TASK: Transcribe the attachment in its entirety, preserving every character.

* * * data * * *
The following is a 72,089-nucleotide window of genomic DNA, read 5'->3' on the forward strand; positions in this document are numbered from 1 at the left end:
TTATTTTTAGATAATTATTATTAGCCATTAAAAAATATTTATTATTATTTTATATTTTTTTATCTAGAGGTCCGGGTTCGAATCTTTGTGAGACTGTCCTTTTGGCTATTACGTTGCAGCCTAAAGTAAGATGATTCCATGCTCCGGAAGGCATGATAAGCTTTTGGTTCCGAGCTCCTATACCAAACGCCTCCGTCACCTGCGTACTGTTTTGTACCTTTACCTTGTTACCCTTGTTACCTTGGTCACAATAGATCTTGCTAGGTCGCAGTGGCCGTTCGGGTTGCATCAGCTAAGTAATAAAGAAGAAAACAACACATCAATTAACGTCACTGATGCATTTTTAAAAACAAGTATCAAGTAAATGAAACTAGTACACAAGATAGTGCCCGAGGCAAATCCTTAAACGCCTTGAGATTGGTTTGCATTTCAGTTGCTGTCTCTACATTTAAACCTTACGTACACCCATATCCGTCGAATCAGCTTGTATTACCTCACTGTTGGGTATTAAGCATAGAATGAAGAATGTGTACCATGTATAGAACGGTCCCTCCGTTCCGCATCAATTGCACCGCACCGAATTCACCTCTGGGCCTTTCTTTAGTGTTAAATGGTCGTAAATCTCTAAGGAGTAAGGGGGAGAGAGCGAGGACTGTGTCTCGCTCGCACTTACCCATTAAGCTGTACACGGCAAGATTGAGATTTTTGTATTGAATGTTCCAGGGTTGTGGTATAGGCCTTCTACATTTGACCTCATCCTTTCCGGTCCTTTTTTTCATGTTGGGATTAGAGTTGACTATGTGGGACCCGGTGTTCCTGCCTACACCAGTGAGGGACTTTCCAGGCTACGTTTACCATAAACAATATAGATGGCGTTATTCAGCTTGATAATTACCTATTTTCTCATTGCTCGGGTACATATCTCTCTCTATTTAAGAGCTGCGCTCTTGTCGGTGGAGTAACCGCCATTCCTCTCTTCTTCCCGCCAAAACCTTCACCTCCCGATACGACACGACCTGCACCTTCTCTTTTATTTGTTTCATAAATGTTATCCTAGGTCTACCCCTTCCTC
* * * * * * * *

The following is a 72,089-nucleotide window of genomic DNA, read 5'->3' on the forward strand; positions in this document are numbered from 1 at the left end:
TTATTTTTAGATAATTATTATTAGCCATTAAAAAATATTTATTATTATTTTATATTTTTTTATCTAGAGGTCCGGGTTCGAATCTTTGTGAGACTGTCCTTTTGGCTATTACGTTGCAGCCTAAAGTAAGATGATTCCATGCTCCGGAAGGCATGATAAGCTTTTGGTTCCGAGCTCCTATACCAAACGCCTCCGTCACCTGCGTACTGTTTTGTACCTTTACCTTGTTACCCTTGTTACCTTGGTCACAATAGATCTTGCTAGGTCGCAGTGGCCGTTCGGGTTGCATCAGCTAAGTAATAAAGAAGAAAACAACACATCAATTAACGTCACTGATGCATTTTTAAAAACAAGTATCAAGTAAATGAAACTAGTACACAAGATAGTGCCCGAGGCAAATCCTTAAACGCCTTGAGATTGGTTTGCATTTCAGTTGCTGTCTCTACATTTAAACCTTACGTACACCCATATCCGTCGAATCAGCTTGTATTACCTCACTGTTGGGTATTAAGCATAGAATGAAGAATGTGTACCATGTATAGAACGGTCCCTCCGTTCCGCATCAATTGCACCGCACCGAATTCACCTCTGGGCCTTTCTTTAGTGTTAAATGGTCGTAAATCTCTAAGGAGTAAGGGGGAGAGAGCGAGGACTGTGTCTCGCTCGCACTTACCCATTAAGCTGTACACGGCAAGATTGAGATTTTTGTATTGAATGTTCCAGGGTTGTGGTATAGGCCTTCTACATTTGACCTCATCCTTTCCGGTCCTTTTTTTCATGTTGGGATTAGAGTTGACTATGTGGGACCCGGTGTTCCTGCCTACACCAGTGAGGGACTTTCCAGGCTACGTTTACCATAAACAATATAGATGGCGTTATTCAGCTTGATAATTACCTATTTTCTCATTGCTCGGGTACATATCTCTCTCTATTTAAGAGCTGCGCTCTTGTCGGTGGAGTAACCGCCATTCCTCTCTTCTTCCCGCCAAAACCTTCACCTCCCGATACGACACGACCTGCACCTTCTCTTTTATTTGTTTCATAAATGTTATCCTAGGTCTACCCCTTCCTC